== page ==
The Panel considers that Respondent's statement of July 2000 about its preparations to develop a web site are most revealing about its lack of legitimate interests. Policy, Paragraph 4(c)(i) requires that in order for such preparations to be afforded any credibility they must be demonstrable and prior to the dispute ("before any notice to you of the dispute, your use of, or demonstrable preparations to use, the domain name or a name corresponding to the domain name in connection with a bona fide offering of goods or services"). In the instant case, such intended preparations are described by Respondent (after having come to know of the dispute) in such a manner that they are neither demonstrable nor aimed at a bona fide offering of goods or services, but at an offering which would be predatory of the fame of the Michelin guides. Respondent's intention has quite reasonably been rejected by Complainant.
Under these circumstances, the Panel finds that Complainant has evidenced that Respondent lacks rights and legitimate interests in the domain name (Policy, Paragraph 4(a)(ii)).
Registration in Bad Faith
As evidenced by its letter to Complainant of July 25, 2000, at the moment of registration Respondent had an actual knowledge of Complainant’s mark and its most famous (célèbre) Guía Michelin. Respondent's projected use of the web site corresponding to the domain name was described as providing a site where Respondent’s clients and others could find the Guía Michelin.
This means that Complainant was justified when it rejected such intended use by Respondent, in particular bearing in mind that Policy, Paragraph 4(b)(iv) describes as a circumstance of bad faith registration and use the following:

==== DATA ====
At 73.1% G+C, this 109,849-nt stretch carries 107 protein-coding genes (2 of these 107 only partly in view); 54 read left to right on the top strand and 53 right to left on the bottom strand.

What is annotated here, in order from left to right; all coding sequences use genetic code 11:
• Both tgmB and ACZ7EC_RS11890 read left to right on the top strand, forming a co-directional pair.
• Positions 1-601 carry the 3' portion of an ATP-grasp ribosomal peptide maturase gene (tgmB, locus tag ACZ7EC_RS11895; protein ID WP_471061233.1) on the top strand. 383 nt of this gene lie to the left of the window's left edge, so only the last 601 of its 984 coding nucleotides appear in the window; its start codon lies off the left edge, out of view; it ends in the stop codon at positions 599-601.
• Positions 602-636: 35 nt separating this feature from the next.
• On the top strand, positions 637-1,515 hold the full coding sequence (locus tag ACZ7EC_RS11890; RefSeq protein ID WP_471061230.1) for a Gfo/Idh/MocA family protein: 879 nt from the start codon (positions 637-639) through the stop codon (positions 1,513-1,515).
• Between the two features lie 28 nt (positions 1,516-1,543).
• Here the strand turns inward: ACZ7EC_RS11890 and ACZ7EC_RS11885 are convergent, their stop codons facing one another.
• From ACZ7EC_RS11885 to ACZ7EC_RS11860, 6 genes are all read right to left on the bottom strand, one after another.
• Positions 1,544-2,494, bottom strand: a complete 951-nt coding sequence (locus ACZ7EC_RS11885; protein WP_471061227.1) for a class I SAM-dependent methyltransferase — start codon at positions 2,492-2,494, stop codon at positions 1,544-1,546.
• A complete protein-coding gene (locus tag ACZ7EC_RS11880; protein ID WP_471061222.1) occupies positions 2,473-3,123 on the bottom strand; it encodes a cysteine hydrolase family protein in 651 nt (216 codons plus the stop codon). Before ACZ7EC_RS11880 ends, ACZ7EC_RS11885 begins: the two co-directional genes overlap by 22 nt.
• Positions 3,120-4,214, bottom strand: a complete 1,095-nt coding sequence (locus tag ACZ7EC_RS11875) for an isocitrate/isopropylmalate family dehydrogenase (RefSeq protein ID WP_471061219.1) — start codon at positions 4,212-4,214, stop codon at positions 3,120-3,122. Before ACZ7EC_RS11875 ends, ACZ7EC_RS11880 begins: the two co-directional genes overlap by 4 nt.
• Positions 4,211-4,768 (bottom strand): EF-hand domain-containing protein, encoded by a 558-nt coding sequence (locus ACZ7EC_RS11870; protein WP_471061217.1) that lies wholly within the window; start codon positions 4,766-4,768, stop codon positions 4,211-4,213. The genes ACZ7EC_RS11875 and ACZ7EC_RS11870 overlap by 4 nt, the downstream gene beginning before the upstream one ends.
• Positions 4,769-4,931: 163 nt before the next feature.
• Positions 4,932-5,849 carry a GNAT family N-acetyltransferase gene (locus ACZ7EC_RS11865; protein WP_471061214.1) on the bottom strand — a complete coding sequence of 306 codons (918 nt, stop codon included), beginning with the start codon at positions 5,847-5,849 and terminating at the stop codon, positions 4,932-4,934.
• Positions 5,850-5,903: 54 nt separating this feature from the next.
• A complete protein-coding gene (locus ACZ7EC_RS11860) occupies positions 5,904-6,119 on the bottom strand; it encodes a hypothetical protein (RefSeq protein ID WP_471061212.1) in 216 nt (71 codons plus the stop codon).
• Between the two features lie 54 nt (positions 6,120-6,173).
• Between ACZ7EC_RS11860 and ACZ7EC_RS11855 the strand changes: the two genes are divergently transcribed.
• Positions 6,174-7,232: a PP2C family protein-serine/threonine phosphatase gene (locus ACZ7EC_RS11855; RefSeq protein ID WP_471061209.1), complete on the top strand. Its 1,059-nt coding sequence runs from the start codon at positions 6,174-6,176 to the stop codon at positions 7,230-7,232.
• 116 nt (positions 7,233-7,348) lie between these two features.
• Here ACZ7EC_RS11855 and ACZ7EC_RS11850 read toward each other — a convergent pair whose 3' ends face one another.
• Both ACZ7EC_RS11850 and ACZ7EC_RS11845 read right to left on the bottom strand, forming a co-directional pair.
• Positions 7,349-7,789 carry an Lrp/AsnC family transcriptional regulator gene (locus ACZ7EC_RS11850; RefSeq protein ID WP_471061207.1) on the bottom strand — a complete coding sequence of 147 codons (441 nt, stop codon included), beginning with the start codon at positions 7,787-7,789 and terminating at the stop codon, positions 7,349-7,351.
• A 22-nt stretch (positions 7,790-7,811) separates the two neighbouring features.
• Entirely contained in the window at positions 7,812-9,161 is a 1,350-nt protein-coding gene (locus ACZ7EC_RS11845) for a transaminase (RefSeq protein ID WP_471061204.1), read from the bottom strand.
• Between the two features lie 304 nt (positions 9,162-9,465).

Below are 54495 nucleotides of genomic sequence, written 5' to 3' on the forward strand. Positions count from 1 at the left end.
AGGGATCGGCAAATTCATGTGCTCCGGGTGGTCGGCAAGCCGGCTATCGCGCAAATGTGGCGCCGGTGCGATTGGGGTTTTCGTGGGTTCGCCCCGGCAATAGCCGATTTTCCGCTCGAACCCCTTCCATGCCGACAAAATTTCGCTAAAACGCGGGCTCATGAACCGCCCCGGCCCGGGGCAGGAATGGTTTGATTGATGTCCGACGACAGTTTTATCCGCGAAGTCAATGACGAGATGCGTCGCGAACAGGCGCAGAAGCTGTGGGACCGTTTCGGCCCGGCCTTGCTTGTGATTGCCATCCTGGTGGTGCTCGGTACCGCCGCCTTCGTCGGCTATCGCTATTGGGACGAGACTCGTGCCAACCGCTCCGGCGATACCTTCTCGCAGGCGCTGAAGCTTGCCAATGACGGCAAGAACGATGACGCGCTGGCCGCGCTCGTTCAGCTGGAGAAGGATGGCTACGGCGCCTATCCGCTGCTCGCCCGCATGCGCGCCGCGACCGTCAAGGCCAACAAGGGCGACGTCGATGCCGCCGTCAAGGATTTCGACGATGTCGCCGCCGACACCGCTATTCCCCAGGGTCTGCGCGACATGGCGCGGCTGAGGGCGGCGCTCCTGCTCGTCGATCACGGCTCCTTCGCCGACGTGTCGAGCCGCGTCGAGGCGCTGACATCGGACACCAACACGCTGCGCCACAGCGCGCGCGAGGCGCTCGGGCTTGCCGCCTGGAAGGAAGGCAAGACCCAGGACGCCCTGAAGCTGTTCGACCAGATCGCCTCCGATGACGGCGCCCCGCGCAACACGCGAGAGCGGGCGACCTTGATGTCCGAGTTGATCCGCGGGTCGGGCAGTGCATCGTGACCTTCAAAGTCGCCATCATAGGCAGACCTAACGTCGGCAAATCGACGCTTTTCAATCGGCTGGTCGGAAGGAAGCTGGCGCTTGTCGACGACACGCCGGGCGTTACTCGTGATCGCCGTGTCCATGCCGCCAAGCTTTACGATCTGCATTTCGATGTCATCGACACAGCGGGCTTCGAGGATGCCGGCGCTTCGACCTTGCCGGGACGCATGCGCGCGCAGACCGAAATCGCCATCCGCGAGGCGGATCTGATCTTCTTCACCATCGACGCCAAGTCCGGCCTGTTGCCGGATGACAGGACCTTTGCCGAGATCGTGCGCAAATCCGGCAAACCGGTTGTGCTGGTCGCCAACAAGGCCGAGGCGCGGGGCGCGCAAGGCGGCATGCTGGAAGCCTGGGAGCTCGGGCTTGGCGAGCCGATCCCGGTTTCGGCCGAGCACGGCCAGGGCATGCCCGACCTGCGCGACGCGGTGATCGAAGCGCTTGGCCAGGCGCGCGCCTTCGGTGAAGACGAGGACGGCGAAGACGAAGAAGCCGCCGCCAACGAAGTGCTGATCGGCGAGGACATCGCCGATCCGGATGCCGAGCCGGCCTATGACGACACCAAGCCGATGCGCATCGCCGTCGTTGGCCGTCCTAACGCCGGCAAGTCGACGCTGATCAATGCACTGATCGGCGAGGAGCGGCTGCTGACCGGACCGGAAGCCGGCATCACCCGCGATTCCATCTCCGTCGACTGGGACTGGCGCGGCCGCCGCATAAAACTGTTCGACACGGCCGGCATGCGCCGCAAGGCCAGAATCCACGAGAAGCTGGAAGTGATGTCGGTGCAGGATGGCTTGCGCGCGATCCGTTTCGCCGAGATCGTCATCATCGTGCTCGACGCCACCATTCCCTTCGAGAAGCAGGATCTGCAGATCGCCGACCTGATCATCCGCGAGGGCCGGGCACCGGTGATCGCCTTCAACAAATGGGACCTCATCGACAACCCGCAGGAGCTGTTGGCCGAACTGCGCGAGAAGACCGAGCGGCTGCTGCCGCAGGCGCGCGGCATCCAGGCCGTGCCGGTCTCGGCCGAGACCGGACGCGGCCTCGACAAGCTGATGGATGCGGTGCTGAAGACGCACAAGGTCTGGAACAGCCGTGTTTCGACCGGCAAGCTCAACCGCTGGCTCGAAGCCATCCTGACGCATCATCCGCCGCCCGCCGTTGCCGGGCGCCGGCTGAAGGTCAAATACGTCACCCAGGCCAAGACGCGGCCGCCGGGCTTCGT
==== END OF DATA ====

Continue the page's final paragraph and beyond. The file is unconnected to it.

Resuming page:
"by using the domain name, you have intentionally attempted to attract, for commercial gain, Internet users to your web site or other on-line location, by creating a likelihood of confusion with the complainant's mark as to the source, sponsorship, affiliation, or endorsement of your web site or location or of a product or service on your web site or location."
The web site is at present totally inactive. On the other part, Respondent in its letter of July 25, 2000 to Complainant has expressly stated that it intends to use the web site to provide some kind of services to his customers (clientes in Spanish). This can only mean that the intended use of the web site to be developed will be aiming at a commercial gain. Although due to the lack of any present use of the web site there is no way to precisely foresee what kind of business the Respondent does have in mind, it would not be fair to Complainant to wait until effective use of the site takes place..
The Panel bears in mind that Respondent had already stated that it intended to take profit of the well known nature of Complainant’s Guía Michelin. This equals to unfairly benefit of the almost sure confusion resulting in using the name of the famous Complainant’s guide to attract Internet surfers to Respondent’s site for a commercial gain. As Respondent has not replied to Complainant’s offer to reimburse just the registration costs, one cannot but infer that the most likely purpose of Respondent’s registration was in fact to make an illegitimate profit at the expense of Complainant’s prestige (and pockets).
In whole, Respondent’s statements show that the circumstance of bad faith registration under Policy, Paragraphs 4(b)(iv) and 4(a)(iii) is present.
Use in Bad Faith